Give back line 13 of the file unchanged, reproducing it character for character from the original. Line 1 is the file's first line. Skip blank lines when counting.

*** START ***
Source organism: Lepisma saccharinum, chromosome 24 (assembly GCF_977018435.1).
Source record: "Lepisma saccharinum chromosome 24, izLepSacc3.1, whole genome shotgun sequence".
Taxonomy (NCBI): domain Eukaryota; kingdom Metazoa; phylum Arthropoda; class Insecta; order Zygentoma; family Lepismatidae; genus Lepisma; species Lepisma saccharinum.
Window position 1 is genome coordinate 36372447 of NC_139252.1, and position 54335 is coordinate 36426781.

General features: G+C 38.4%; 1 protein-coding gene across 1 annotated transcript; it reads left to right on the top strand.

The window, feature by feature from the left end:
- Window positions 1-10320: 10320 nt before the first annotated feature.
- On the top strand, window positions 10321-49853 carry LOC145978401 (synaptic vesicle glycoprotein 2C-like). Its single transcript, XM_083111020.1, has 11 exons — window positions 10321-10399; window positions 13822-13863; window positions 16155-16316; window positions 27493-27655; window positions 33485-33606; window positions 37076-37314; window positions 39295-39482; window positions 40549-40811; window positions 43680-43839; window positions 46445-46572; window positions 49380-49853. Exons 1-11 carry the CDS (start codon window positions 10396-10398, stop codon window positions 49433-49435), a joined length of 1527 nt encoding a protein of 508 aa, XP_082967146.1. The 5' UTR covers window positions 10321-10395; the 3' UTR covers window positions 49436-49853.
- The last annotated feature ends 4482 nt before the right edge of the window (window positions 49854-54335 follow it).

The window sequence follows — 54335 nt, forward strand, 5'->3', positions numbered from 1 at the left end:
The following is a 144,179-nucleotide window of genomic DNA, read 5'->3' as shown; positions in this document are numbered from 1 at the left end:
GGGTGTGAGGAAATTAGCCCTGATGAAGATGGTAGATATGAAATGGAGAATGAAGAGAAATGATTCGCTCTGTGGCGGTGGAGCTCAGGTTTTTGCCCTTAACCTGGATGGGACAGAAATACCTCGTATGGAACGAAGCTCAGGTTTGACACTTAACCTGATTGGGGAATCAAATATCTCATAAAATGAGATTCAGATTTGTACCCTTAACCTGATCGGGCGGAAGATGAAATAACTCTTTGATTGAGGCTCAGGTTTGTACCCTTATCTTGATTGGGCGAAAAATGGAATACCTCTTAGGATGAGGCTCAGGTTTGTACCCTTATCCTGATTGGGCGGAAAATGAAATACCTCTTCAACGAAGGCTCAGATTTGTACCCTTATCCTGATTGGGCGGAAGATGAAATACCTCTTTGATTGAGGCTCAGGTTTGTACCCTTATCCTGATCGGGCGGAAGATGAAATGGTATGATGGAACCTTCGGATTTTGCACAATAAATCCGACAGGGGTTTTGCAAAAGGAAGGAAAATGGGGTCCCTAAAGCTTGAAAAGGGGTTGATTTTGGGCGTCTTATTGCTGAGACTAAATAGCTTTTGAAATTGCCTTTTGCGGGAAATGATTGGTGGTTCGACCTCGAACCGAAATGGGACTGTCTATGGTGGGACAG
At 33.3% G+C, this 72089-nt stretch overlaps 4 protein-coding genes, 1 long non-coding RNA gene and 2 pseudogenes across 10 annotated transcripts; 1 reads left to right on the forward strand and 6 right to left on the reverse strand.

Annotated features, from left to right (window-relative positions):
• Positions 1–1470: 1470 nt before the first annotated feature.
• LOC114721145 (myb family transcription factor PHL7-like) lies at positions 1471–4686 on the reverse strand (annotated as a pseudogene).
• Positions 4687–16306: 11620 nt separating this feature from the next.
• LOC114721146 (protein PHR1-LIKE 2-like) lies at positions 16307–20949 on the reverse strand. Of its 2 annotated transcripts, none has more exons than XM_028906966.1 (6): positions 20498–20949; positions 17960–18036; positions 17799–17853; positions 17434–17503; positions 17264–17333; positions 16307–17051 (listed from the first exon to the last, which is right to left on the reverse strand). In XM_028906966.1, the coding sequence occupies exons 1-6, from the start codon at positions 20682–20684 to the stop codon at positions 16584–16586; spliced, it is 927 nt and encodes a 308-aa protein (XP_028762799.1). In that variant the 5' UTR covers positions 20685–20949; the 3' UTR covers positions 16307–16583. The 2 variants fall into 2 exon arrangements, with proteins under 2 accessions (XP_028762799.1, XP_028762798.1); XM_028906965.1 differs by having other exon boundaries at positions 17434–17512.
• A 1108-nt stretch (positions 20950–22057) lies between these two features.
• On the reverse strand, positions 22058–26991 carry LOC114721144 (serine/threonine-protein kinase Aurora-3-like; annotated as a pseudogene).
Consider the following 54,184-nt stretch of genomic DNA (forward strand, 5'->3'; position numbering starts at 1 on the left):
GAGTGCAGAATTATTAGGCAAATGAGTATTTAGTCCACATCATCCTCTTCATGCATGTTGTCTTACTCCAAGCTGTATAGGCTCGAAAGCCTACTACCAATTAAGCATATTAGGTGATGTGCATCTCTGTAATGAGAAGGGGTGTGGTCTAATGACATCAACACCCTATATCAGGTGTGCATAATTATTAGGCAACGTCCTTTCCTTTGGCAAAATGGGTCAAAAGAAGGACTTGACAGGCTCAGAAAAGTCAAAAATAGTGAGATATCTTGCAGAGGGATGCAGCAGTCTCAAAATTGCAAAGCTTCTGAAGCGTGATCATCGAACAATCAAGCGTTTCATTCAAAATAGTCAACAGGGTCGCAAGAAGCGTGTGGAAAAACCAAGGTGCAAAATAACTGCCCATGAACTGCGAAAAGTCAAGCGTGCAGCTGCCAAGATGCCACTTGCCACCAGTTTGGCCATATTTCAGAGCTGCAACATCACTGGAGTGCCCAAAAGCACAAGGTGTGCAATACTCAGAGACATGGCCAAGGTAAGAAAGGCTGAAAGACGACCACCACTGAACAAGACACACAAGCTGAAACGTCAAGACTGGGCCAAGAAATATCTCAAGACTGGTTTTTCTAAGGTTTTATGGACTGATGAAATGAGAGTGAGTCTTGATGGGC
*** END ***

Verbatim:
At 33.3% G+C, this 72089-nt stretch overlaps 4 protein-coding genes, 1 long non-coding RNA gene and 2 pseudogenes across 10 annotated transcripts; 1 reads left to right on the forward strand and 6 right to left on the reverse strand.